The iNEMI Roadmap and Technical Plan emphasize the need for extreme reliability requirements in electronics to meet warranty requirements and mission critical applications. This is especially true for electronic assemblies operating in harsh environments; including high and low extremes of temperature and humidity coupled with vibration.
When new materials are considered, the material suppliers must be able to test those materials against a set of standards and established tests. However, most standards are not written specifically for harsh environment applications, and OEMs often define their own specifications for PCB assemblies.
The purpose of this project is to build on the suite of test procedures proposed in Phase 1 by designing a common test vehicle(s) and demonstrating that the test vehicle, in conjunction with the suite of agreed tests, successfully provides a first-pass verification that a particular material is worthy of consideration for full OEM qualification testing.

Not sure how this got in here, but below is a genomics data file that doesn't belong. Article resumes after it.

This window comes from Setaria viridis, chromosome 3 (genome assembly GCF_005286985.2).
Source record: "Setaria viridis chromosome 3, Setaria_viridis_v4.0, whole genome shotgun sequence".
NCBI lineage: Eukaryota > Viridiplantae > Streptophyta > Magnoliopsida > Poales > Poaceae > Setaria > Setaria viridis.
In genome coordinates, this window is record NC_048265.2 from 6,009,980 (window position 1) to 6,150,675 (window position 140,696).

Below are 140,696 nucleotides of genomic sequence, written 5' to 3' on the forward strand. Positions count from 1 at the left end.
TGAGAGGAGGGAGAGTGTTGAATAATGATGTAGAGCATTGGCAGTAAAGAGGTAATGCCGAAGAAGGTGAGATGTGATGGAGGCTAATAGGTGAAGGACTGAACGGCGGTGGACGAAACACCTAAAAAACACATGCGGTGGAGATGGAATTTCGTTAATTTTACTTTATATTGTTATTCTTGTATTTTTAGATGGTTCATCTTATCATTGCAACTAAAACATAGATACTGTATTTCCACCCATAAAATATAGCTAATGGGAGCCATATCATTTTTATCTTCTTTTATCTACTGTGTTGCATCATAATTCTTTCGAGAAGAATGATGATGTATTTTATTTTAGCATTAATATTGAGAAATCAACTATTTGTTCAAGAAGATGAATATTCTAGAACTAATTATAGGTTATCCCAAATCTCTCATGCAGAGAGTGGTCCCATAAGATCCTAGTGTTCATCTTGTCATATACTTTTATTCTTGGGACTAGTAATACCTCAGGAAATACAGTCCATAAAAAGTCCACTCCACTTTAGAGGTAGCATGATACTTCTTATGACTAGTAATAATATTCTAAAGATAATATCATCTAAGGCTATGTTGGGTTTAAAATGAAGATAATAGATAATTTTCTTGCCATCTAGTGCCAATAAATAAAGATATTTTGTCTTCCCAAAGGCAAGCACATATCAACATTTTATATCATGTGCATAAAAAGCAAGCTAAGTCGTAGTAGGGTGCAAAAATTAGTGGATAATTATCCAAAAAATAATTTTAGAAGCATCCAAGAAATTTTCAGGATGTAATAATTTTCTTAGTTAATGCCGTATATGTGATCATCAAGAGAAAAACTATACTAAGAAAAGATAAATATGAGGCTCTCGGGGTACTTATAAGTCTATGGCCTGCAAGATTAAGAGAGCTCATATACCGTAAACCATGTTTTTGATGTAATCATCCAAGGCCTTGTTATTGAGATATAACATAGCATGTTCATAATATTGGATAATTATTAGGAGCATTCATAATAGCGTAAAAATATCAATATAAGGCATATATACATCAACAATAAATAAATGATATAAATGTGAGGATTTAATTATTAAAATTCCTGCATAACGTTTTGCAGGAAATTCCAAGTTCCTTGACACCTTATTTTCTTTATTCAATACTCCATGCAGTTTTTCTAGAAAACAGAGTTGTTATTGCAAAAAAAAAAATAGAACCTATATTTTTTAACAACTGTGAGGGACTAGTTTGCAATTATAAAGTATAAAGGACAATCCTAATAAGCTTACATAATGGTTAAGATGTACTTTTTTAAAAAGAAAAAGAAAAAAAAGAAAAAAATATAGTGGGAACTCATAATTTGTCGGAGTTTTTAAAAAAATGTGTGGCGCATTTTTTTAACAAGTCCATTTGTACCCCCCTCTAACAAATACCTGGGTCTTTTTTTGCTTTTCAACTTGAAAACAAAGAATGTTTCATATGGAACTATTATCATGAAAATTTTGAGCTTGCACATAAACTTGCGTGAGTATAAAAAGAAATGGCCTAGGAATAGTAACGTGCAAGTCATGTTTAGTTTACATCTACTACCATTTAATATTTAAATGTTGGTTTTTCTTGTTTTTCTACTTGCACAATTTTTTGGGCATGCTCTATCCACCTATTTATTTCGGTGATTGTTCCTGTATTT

Phase 1 of the project focused on automotive OEMs' specifications and requirements. The project team undertook a cross comparison and proposed a simplified sequence of test methodologies that could provide a high probability of a materials suitability for applications in harsh automotive environments.
Phase 2 of the project plans to develop a common test vehicle(s) to accurately reflect typical DUT (device under test) modules, and to validate or develop pass/fail criteria. Additionally, Phase 2 will review standards and test methodology requirements for PCBA materials in other industry sectors that also require high reliability and durability in harsh environments, such as aerospace.
Phase 2 will include:
- Design of test vehicle to encompass a range of chosen assembled components together with standardized test patterns to evaluate specific test criteria.
- Undertake a range of tests on PCB materials to demonstrate that the suite of test procedures and test vehicle provide fundamental evaluation of a materials suitability and durability in harsh environments.
- It is anticipated that this Phase 2 project will take 18 months..